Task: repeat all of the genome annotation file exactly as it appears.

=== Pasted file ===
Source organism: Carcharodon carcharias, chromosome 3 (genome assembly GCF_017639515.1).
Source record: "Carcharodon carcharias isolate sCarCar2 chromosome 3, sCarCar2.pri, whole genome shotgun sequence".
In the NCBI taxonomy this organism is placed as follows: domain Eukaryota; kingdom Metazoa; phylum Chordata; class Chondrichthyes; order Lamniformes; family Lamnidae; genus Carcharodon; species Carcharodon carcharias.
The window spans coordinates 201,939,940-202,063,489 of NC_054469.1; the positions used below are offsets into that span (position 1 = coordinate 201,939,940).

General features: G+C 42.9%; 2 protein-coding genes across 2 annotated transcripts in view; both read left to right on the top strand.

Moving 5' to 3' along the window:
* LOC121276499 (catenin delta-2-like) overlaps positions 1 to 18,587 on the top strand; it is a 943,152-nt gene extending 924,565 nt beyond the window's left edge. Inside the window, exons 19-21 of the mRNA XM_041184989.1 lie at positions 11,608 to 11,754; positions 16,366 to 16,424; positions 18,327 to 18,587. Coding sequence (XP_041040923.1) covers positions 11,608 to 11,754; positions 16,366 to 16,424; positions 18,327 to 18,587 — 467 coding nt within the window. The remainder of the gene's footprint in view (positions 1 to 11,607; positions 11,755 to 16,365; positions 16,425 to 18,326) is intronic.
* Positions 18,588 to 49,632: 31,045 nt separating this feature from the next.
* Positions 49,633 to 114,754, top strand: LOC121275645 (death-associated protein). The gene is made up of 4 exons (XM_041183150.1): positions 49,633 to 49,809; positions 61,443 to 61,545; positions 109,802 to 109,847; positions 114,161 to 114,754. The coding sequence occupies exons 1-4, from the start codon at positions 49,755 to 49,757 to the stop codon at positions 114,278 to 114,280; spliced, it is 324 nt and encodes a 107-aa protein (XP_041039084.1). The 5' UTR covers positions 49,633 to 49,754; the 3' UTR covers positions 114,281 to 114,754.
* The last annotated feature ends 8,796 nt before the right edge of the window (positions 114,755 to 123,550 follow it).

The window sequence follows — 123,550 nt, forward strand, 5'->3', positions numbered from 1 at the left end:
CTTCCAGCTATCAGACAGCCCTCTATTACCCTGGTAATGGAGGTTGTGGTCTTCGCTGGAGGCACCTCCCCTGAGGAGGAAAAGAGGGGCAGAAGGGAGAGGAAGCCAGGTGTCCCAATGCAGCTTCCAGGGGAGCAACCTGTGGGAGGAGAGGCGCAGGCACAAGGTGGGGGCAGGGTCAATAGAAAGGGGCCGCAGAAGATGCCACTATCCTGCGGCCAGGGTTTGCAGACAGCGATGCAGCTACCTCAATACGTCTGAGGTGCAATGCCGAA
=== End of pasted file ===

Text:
Source organism: Carcharodon carcharias, chromosome 3 (genome assembly GCF_017639515.1).
Source record: "Carcharodon carcharias isolate sCarCar2 chromosome 3, sCarCar2.pri, whole genome shotgun sequence".
In the NCBI taxonomy this organism is placed as follows: domain Eukaryota; kingdom Metazoa; phylum Chordata; class Chondrichthyes; order Lamniformes; family Lamnidae; genus Carcharodon; species Carcharodon carcharias.
The window spans coordinates 201,939,940-202,063,489 of NC_054469.1; the positions used below are offsets into that span (position 1 = coordinate 201,939,940).

General features: G+C 42.9%; 2 protein-coding genes across 2 annotated transcripts in view; both read left to right on the top strand.

Moving 5' to 3' along the window:
* LOC121276499 (catenin delta-2-like) overlaps positions 1 to 18,587 on the top strand; it is a 943,152-nt gene extending 924,565 nt beyond the window's left edge. Inside the window, exons 19-21 of the mRNA XM_041184989.1 lie at positions 11,608 to 11,754; positions 16,366 to 16,424; positions 18,327 to 18,587. Coding sequence (XP_041040923.1) covers positions 11,608 to 11,754; positions 16,366 to 16,424; positions 18,327 to 18,587 — 467 coding nt within the window. The remainder of the gene's footprint in view (positions 1 to 11,607; positions 11,755 to 16,365; positions 16,425 to 18,326) is intronic.
* Positions 18,588 to 49,632: 31,045 nt separating this feature from the next.
* Positions 49,633 to 114,754, top strand: LOC121275645 (death-associated protein). The gene is made up of 4 exons (XM_041183150.1): positions 49,633 to 49,809; positions 61,443 to 61,545; positions 109,802 to 109,847; positions 114,161 to 114,754. The coding sequence occupies exons 1-4, from the start codon at positions 49,755 to 49,757 to the stop codon at positions 114,278 to 114,280; spliced, it is 324 nt and encodes a 107-aa protein (XP_041039084.1). The 5' UTR covers positions 49,633 to 49,754; the 3' UTR covers positions 114,281 to 114,754.
* The last annotated feature ends 8,796 nt before the right edge of the window (positions 114,755 to 123,550 follow it).

The window sequence follows — 123,550 nt, forward strand, 5'->3', positions numbered from 1 at the left end:
CTTCCAGCTATCAGACAGCCCTCTATTACCCTGGTAATGGAGGTTGTGGTCTTCGCTGGAGGCACCTCCCCTGAGGAGGAAAAGAGGGGCAGAAGGGAGAGGAAGCCAGGTGTCCCAATGCAGCTTCCAGGGGAGCAACCTGTGGGAGGAGAGGCGCAGGCACAAGGTGGGGGCAGGGTCAATAGAAAGGGGCCGCAGAAGATGCCACTATCCTGCGGCCAGGGTTTGCAGACAGCGATGCAGCTACCTCAATACGTCTGAGGTGCAATGCCGAA